Louisville dismissed Chris Mack as head coach of its men’s basketball team today. In-season sackings are comparatively rare, but this one did call to mind Steve Alford’s exit at UCLA three years ago.
In each case a storied program gradually and then suddenly lost all patience with a fourth- (Mack) or sixth-year (Alford) coach after a run of losing in the dead of winter. Two such episodes occurring within a relatively short span of time perhaps reminds us that being handed the keys to a blue-chip program is not only the aspiration of just about any coach. It’s also a demonstrable occupational hazard.
Denny Crum won two national titles at Louisville, but 15 years after the second championship he announced, on March 5, 2001, that he was stepping down with two years left on his contract. The decision came as a surprise inasmuch as Crum had previously stated his intention to return for another season and had even touted his incoming recruiting class. But Louisville athletic director Tom Jurich had been quoted that January as saying he couldn’t guarantee that Crum would be back. It appeared the writing was on the wall.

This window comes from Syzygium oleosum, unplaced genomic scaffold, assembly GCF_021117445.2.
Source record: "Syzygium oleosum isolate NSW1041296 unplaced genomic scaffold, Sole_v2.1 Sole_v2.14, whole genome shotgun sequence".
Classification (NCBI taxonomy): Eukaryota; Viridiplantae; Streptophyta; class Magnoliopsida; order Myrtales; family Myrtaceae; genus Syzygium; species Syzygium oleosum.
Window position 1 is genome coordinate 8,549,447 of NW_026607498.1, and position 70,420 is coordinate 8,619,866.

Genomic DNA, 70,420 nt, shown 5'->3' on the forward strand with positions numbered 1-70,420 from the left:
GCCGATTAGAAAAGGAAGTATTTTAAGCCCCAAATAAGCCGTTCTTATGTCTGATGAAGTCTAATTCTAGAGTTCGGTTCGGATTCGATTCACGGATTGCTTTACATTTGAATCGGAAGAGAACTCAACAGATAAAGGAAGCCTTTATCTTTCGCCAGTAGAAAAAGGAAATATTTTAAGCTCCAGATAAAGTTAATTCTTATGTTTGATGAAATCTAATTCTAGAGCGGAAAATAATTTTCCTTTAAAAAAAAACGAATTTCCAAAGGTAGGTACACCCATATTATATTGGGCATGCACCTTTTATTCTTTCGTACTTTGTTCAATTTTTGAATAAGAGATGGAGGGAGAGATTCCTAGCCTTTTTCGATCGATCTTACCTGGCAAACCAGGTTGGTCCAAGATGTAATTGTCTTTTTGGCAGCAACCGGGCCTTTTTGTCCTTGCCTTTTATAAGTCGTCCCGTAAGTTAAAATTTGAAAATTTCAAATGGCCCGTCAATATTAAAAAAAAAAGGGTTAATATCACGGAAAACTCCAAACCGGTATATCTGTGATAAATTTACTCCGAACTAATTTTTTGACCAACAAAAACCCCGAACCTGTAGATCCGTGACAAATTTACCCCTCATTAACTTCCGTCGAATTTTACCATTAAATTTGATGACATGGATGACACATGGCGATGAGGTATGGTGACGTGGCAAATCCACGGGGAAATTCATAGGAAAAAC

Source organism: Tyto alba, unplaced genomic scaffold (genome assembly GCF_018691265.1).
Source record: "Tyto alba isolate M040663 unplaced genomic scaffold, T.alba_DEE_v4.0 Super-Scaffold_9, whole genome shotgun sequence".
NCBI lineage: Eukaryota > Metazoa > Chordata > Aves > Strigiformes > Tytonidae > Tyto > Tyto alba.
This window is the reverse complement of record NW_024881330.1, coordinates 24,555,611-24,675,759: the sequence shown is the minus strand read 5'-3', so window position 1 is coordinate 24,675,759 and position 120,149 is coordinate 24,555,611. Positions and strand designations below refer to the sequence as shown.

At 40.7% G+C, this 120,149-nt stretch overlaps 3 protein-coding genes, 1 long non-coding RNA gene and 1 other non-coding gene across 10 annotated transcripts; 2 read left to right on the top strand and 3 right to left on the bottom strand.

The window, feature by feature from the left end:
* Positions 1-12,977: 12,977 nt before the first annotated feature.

When Crum stated that it was his intention to depart, his team was 11-18 and had posted a 61-61 record over its last four seasons. “It was time for Denny Crum to step away,” Digger Phelps wrote at ESPN.com in reaction to the news. “Certain things happened that he just couldn’t control.”Continue reading